In just a few weeks, you’ll be able to see one of the very best films of the fall — and of the year, period. Kirsten Johnson‘s Cameraperson is an exhilarating, deeply personal look at the director’s decades of experience serving as a cinematographer and / or camera operator on documentary films. Janus Films picked it up following a Sundance premiere and will release the documentary early next month (followed by a likely release on The Criterion Collection), but first we have the debut trailer.
We said in our review, “Cameraperson is hypnotic, a montage of seemingly disconnected vignettes that slowly demonstrate commonalities among disparate figures around the globe. It’s B-roll and unused footage and logistical behind-the-scenes wrangling assembled into a video album. For non-fiction enthusiasts in particular, this is catnip, an interesting glimpse at sausage production. While shooting from ground level a herd of sheep tromping down a road, Johnson reaches in front of the lens to yank out some weeds obstructing the view. She and a director discuss how the images they’re capturing will be edited in the final cut. She repositions herself around subjects and objects to get the most interesting staging. With little overt explanation, this doc lays out a better portrait of the nuts and bolts of filmmaking than most instructional projects could ever manage.”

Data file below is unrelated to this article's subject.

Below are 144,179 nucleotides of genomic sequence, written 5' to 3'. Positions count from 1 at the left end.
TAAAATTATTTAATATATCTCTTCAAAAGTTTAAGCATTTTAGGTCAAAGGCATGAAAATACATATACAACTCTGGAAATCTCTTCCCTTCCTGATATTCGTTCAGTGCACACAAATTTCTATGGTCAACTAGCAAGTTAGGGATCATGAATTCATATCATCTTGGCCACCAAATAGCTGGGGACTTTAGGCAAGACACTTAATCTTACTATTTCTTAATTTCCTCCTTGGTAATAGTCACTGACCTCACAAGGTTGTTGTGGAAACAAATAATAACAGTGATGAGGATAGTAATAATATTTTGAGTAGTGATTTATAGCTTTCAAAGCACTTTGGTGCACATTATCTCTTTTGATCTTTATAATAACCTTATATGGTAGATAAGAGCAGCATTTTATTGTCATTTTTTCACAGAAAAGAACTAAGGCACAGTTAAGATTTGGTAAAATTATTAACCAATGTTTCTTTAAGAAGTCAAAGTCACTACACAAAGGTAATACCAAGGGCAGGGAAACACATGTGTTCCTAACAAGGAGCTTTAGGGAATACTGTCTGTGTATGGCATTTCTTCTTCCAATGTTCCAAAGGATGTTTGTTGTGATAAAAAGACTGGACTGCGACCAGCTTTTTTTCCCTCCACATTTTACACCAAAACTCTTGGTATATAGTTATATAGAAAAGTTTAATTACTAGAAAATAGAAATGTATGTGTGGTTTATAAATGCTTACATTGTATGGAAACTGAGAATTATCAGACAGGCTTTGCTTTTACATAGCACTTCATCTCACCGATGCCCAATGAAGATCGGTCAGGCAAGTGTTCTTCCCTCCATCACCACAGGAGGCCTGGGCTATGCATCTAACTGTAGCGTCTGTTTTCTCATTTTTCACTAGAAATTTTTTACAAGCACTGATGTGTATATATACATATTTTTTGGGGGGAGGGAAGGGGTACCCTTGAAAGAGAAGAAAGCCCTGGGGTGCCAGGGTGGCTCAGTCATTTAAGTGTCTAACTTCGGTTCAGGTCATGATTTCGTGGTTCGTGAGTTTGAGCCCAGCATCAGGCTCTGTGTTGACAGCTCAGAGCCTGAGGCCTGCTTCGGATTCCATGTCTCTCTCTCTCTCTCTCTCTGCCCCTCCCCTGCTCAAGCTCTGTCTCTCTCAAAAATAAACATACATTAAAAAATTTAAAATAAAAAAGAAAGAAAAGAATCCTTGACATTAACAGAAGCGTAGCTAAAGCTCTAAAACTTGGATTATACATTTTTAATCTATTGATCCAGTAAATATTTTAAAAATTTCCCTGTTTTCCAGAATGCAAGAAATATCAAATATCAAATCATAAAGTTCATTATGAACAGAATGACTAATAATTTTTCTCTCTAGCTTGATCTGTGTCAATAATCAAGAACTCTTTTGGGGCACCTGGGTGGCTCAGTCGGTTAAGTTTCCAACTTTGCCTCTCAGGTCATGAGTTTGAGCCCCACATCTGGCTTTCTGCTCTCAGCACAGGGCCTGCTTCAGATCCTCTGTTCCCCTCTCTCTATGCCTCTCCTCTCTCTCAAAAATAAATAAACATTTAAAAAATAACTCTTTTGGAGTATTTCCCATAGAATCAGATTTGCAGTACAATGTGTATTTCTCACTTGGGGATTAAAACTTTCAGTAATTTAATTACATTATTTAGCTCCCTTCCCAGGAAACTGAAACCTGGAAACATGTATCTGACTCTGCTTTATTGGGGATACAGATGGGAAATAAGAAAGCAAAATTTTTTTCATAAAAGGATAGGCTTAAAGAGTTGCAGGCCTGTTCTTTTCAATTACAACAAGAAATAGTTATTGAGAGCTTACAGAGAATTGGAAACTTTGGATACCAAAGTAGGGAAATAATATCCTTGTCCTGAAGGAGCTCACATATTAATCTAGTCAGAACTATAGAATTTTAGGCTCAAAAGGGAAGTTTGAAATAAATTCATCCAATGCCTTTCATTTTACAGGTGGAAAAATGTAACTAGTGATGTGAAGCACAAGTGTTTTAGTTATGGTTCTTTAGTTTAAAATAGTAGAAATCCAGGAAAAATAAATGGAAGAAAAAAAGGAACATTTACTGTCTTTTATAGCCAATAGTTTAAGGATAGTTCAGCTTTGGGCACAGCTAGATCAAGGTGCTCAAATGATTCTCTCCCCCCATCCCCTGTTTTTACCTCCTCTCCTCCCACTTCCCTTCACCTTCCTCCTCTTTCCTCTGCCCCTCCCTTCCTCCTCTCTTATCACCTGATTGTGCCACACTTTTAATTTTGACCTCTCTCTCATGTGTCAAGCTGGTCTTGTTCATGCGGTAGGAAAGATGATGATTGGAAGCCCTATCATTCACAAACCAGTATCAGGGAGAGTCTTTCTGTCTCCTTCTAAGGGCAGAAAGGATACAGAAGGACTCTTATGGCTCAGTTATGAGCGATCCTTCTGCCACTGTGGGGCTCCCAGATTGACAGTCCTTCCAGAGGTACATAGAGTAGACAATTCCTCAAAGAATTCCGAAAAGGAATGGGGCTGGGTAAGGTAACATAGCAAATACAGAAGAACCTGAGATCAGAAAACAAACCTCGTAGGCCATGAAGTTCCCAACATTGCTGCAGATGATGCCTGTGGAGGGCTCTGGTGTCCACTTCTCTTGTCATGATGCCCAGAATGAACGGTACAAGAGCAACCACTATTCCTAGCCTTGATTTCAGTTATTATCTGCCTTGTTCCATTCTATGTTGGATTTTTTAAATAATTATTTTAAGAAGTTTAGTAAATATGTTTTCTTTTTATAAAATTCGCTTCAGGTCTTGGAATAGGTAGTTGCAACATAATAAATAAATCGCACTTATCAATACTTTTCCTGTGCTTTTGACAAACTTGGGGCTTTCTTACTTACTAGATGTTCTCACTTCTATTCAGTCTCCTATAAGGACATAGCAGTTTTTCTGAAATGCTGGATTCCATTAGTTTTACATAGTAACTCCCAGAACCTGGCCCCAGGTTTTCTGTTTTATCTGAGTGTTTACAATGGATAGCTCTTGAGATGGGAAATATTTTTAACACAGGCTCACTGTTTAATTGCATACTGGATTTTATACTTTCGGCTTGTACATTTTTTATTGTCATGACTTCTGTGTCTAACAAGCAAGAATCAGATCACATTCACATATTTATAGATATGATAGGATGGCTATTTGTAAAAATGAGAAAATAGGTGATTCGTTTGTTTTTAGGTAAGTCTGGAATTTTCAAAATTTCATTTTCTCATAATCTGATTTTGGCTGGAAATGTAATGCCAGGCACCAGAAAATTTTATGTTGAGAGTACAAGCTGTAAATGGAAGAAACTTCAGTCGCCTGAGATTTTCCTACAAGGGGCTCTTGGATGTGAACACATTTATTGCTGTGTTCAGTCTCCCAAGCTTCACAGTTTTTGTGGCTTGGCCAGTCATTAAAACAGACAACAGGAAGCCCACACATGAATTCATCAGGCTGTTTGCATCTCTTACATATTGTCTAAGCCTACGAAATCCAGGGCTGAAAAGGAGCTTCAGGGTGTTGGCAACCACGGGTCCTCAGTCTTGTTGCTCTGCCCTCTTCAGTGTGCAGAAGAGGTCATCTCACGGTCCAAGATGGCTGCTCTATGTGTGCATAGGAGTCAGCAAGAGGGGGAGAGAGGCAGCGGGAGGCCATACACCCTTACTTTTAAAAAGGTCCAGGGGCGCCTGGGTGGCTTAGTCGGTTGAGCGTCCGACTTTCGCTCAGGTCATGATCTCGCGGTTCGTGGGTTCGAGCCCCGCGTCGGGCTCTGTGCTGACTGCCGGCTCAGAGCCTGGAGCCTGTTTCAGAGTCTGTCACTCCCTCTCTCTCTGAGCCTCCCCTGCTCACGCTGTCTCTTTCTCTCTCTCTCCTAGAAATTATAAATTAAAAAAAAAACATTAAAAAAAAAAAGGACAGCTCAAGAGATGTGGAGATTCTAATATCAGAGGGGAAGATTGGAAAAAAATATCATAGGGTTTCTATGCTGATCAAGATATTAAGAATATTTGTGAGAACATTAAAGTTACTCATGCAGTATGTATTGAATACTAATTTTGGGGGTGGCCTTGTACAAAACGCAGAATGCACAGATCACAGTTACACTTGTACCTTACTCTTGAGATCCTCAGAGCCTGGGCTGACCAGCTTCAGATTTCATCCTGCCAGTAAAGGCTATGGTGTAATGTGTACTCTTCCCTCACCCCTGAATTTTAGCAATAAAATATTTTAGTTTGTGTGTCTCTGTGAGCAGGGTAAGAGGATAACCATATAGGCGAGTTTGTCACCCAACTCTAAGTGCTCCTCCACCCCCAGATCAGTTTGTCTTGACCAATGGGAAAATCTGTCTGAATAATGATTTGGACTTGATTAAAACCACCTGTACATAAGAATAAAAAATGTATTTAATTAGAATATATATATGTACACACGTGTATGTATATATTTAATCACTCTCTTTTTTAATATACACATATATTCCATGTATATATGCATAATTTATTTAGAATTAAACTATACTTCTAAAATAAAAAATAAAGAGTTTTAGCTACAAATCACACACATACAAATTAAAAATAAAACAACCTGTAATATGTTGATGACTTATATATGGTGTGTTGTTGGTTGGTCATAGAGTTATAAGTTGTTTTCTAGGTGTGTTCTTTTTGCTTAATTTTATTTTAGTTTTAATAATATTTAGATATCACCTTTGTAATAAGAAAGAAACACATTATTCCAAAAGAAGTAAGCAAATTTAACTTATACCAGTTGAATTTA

Check out the trailer below, along with Kirsten Johnson’s talk at New Directors/New Films from earlier this year:
A boxing match in Brooklyn. Postwar life in Bosnia. The daily routine of a Nigerian midwife. An intimate family moment at home. These scenes and others weave into CAMERAPERSON a tapestry of footage from documentary cinematographer Kirsten Johnson’s 25-year career. Johnson explores, through a series of episodic juxtapositions, the relationships between image-makers and their subjects, objectivity and intervention, and truth and storytelling. A hybrid work that combines documentary, autobiography, and ethical inquiry, CAMERAPERSON is both a moving glimpse into one filmmaker’s personal journey and a thoughtful examination of what it means to train a camera on the world.
Cameraperson opens on September 9.